Strength Through My Struggle


strength through struggleI recently came across an Instagram account of a woman close to my age who has a form of muscular dystrophy. While our disabilities are different (I have spinal muscular atrophy), many of the struggles she expresses are similar to my own. 

She’s dealt with severe illnesses, body changes due to muscle atrophy, unwanted weight loss, and discrimination. I can certainly empathize with her as I’ve experienced those things throughout my life.

Where we differ is our outlook and how we choose to handle our challenges. While she is a strong advocate for the right to assisted suicide, I fight daily to continue living a “normal” life. 

We All Struggle

I won’t tell you that living with a neuromuscular condition like the one I have is easy. Quite frankly, it’s far from it. It’s not always fun and sometimes, it’s painful–both physically and emotionally. But if I were to ask someone who was physically able if they have challenges in life, I can guarantee they’d say yes.

My trials may be more noticeable to the naked eye, but that doesn’t mean I was dealt a worse hand in this game of life than anyone else was. Whether you struggle physically, emotionally, mentally, financially, or with relationships, etc.—life can be hard. There’s no denying that. 

But for Me, Life is Worth Living

What’s difficult for me with that woman strongly advocating to end her own life just because she has a disability, is that it perpetuates the thought that disabled lives aren’t worth living.

As I mentioned before, we all endure difficult things in our lives. The difference is how we choose to get through. I have worked so hard to get where I am and giving up has never been an option. If I’m being honest, all the pain I’ve endured just makes the good times that much more satisfying.

I have such an appreciation for human life. Even the smallest of things can light up my days. I’ve been through surgeries, life-threatening illnesses, loss of friends, endless struggles with insurance and healthcare companies, painful procedures, and been treated less-than by many.

I’ve also seen my daughters grow and learn and love. They bring such an immense joy to me and anyone who knows them. I’ve traveled and been in absolute awe of our beautiful country; from the mountains to the ocean. I’ve been blessed with the strongest support system within my friends and family and they push me to be the best version of myself. 

What Would I Change?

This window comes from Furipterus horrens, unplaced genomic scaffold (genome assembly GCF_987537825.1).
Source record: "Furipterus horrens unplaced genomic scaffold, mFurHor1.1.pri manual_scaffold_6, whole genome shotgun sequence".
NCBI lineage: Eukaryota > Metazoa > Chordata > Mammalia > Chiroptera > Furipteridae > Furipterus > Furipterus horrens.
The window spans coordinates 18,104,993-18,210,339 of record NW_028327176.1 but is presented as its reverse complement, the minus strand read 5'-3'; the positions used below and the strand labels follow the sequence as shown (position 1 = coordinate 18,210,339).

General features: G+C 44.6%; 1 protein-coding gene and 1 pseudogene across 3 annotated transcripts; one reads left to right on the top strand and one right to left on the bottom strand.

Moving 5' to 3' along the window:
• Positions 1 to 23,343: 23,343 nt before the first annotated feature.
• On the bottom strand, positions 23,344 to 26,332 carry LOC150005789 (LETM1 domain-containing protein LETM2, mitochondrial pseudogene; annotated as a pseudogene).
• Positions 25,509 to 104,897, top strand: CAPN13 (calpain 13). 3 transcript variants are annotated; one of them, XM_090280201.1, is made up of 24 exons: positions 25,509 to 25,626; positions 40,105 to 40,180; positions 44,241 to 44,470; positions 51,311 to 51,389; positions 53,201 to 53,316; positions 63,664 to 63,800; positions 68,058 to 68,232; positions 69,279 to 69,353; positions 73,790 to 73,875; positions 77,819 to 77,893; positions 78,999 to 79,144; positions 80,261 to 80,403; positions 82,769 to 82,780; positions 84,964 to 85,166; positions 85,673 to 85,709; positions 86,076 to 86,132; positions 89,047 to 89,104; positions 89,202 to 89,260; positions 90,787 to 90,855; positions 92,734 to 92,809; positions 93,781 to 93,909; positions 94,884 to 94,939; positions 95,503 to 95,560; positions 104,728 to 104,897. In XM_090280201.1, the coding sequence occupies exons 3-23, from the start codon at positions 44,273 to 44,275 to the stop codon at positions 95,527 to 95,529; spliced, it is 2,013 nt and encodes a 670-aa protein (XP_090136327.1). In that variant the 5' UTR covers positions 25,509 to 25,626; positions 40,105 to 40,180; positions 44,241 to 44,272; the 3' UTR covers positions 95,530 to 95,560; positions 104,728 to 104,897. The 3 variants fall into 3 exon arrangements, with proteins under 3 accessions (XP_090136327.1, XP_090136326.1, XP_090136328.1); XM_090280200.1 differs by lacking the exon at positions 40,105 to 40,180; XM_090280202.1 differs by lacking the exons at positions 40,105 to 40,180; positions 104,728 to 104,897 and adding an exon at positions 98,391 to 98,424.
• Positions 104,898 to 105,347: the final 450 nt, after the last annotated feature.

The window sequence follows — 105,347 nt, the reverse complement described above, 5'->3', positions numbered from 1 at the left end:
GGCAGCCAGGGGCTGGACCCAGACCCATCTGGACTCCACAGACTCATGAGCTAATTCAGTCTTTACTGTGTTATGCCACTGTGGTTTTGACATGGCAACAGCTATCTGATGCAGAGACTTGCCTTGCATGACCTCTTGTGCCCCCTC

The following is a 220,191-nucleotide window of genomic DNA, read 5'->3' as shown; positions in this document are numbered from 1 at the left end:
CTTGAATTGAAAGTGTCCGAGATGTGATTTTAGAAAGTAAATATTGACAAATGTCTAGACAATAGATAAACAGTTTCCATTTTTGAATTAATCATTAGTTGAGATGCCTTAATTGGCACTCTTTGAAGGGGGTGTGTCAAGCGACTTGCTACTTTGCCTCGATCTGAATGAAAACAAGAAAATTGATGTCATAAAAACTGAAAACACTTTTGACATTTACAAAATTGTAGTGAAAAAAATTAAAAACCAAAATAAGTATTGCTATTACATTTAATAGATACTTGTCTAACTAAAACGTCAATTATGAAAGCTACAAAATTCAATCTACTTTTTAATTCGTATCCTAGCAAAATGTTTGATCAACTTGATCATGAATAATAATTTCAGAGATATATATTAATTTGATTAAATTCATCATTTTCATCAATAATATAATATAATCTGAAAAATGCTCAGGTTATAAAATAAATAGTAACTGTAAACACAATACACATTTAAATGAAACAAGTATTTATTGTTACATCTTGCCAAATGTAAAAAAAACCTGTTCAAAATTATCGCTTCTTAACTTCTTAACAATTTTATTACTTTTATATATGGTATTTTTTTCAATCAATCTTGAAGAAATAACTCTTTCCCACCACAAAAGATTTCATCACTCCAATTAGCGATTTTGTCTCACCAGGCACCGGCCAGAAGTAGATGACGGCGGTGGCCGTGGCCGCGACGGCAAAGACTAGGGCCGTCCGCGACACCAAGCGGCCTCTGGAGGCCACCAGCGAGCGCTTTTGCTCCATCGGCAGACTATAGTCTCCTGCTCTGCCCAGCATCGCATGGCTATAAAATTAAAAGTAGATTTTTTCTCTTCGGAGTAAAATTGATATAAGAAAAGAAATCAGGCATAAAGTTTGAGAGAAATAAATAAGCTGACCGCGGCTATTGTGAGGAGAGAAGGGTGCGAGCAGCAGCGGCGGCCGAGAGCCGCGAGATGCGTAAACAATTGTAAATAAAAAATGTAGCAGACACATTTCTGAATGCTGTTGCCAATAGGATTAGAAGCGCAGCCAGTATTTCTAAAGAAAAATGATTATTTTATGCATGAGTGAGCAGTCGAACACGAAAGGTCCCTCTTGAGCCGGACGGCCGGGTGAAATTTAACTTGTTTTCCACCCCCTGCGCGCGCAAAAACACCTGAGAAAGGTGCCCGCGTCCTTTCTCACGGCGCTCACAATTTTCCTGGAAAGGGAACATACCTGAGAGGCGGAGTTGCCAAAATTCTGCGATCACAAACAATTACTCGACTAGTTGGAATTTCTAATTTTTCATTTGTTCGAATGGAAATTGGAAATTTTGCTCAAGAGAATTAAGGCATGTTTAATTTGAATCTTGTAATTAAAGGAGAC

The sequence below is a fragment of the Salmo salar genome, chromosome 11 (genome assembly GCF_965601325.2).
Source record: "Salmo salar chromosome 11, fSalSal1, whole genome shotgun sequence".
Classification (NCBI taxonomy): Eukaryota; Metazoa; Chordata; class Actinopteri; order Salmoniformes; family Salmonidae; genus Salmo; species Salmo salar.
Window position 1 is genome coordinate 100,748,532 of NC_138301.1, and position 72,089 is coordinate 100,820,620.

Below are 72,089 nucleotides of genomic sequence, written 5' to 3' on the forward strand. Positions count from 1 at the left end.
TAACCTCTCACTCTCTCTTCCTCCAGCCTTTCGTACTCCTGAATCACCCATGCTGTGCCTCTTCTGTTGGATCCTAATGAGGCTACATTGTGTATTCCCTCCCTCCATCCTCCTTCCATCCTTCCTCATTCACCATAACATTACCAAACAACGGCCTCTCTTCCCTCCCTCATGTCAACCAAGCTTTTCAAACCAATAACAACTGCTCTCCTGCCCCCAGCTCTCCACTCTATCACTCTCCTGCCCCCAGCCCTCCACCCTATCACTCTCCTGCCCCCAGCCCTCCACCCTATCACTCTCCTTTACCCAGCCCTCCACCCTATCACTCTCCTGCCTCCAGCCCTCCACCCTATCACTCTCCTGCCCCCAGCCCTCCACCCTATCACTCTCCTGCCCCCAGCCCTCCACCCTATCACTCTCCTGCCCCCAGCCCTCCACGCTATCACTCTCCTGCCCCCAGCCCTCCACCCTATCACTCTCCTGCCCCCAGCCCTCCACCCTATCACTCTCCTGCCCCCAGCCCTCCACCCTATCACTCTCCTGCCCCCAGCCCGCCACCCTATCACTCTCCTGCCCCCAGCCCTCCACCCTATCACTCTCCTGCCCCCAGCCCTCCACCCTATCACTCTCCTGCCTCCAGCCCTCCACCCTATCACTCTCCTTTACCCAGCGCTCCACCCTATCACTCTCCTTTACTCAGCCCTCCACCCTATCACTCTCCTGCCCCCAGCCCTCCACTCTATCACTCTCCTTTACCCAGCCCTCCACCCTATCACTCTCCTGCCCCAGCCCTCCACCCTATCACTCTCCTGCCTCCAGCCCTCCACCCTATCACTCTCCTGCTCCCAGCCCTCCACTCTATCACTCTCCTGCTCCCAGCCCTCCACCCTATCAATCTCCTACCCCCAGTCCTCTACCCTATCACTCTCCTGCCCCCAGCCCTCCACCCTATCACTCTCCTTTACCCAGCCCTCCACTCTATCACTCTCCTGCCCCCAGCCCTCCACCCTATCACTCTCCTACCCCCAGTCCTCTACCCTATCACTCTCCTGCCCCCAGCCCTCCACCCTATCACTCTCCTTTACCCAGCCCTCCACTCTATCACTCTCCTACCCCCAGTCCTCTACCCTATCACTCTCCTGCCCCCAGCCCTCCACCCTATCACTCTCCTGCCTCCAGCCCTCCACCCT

I can’t change the fact that I have a disability. It’s not something I’d wish on anyone, but regardless, it is just as much a part of me as my eye color or my love of food.

What I would like to change, however, is how society views my life.

I want people to know that, while yes living with a disability can be hard, it’s also a life worth living. Instead of assuming that I’m struggling and miserable, KNOW that I’m stronger because of what I go through. No one gets to judge MY quality of life other than ME. 

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Cory is a 28 year old transplant from Minnesota. She currently lives with her husband of 7 years and their two beautiful girls; Kinley and Khyran. They have two dogs also; a Papillon named Raydar and a Bernese Mountain Dog named Jameson. She enjoys spending time with her family, writing, volunteering, and exploring the beautiful state of Colorado. She is passionate about advocating for equal rights for those with disabilities, learning and teaching about motherhood from a wheelchair, and educating others on disability-life in general. As a family, they enjoy the outdoors, sporting events (specifically hockey and baseball), reading, eating out, and finding new adventures.


  1. What a beautiful blog post, Cory! I so admire your strength and positivity! While my autoimmune disorder is mostly invisible to others, I understand a degree of judgement, as well as frustration with insurance and medical professionals. My husband and daughters and faith give me strength and motivation on the worst of days and make me want to live my best life. You’re so right, everyone suffers from something. It’s how we deal with our suffering that makes us who we are. Thank you for your inspiration and advocacy.

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